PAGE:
Climate Regulations for Buildings: International Policy Collaborations

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Building and Cities

by Matti Kuittinen (Aalto University & the Nordic authority group working for climate declarations for buildings 2020–2023)

For mitigating the built environment’s large carbon footprint, regulation within the next 10 years is needed in all countries. The Nordic countries have been co-developing climate policies for buildings since 2018 and are already seeing the positive outcomes from joint efforts. COP28 can apply these principles and lessons elsewhere. To prevent duplication of effort in each country, international collaboration with climatically and culturally similar countries can be beneficial.

We need regulations

As anthropocentric climate change is increasing, existing mitigation policies should reach even further. In 2018, the IPCC warned the construction sector that GHG emissions from the built environment should reduce 80-90% by 2050 (IPCC 2018). However, resource use for buildings and infrastructure is growing faster than the global population (International Resource Panel 2019), as well as the emissions from building materials (Zhong et al. 2021). These trends are taking us further from the pathway to a decarbonised built environment.

The decarbonisation of the built environment is such a big effort that it is neither realistic nor fair to expect it to happen by industry initiatives alone. As the construction sector is notorious for its decades of stagnating value generation, there is hardly enough economic risk-taking capacity for any disruptive innovation. Strong governmental support and interventions have become necessary.

Due to the longevity of buildings and infrastructure, there is a genuine risk for path dependencies that may hinder climate mitigation efforts. Therefore, strong, and decisive policies are needed. However, such legislation includes components that are very technical and require specific expertise. To address the required urgency, collaboration can offer a fast track forward. For example, collaboration with neighbouring countries that share similar contexts (climate, building stock, political economy, trade, and business relations, etc).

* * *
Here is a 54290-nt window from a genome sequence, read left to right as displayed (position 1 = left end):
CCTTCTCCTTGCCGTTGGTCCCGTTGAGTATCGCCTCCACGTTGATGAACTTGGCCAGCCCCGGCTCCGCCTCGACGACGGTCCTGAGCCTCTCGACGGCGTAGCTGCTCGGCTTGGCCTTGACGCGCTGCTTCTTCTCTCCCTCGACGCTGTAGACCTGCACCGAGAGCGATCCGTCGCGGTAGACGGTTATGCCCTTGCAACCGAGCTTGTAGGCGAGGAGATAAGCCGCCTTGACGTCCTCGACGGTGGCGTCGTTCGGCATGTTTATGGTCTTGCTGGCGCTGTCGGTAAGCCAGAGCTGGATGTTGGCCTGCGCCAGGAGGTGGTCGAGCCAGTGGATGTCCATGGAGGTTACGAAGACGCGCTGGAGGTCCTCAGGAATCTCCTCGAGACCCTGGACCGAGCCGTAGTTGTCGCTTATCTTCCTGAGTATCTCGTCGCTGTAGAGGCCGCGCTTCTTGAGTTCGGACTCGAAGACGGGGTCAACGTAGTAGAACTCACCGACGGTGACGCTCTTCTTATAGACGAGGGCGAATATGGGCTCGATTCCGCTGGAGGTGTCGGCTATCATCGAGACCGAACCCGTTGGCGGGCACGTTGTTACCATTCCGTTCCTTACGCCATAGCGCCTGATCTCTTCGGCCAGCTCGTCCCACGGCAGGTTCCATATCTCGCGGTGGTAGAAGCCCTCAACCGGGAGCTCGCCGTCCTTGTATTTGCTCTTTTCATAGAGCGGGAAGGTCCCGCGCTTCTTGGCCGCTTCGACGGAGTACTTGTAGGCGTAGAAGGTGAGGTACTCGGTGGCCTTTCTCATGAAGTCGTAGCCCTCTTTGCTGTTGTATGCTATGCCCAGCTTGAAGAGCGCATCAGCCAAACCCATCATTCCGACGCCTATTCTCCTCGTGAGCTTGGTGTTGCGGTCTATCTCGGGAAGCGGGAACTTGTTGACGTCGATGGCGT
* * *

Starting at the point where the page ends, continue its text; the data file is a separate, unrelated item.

Political mandate ensures collaboration

A logical entry point to climate policies for buildings is in the overall climate policy of a country or region. The Nordic countries have set goals for carbon neutrality ahead of EU’s target year 2050. Norway is aiming at carbon neutrality by 2030, Finland by 2035, Iceland by 2040 and Sweden by 2045. Denmark, in turn, is aiming at reducing emissions by 70% by 2030. The observable changes have made it clear for Nordic citizens that an unwelcome change is taking place. This shared experience from the environmental changes may explain why there is a broad support for climate regulation in the Nordic countries.

In 2019 Nordic ministers declared their joint ambition of making their countries a global example of low carbon construction (The Nordic Council 2019). Based on the declaration, countries have been able to work together for the harmonization of related building regulations. This has been important for considering alternative regulatory routes and for solving complexities along the way.

Climate declarations – that contain information on the GHG emissions of a building – have been mandatory for buildings in Sweden and Norway since 2022. Limits for GHG emissions have been in place in Denmark from the beginning of 2023. Finland has regulation for setting GHG limits for buildings from 2025 onwards, and Iceland will follow in the same year.

Benefits of joint policy development

The essential path to climate declarations and to limiting GHG emissions of buildings is to apply life cycle assessment (LCA) to buildings. Although LCA has long tradition and is well defined in international standards, its implementation in policies requires steps that go beyond finessing methodological concerns.

In research, alternative viewpoints for calculating the carbon footprint can (and often must) be applied. But when the use of LCA needs to be scaled up to a national policy, its application must be robust and reliable. It is less essential if the third digit of an LCA calculation is correct. It is more essential that the policies help to reduce emissions effectively with minimum amount of administrative burden or market turbulence. As the aim of an LCA-based regulation is to decrease GHG emissions, the ease of reducing them along the design process of a building is what ultimately matters.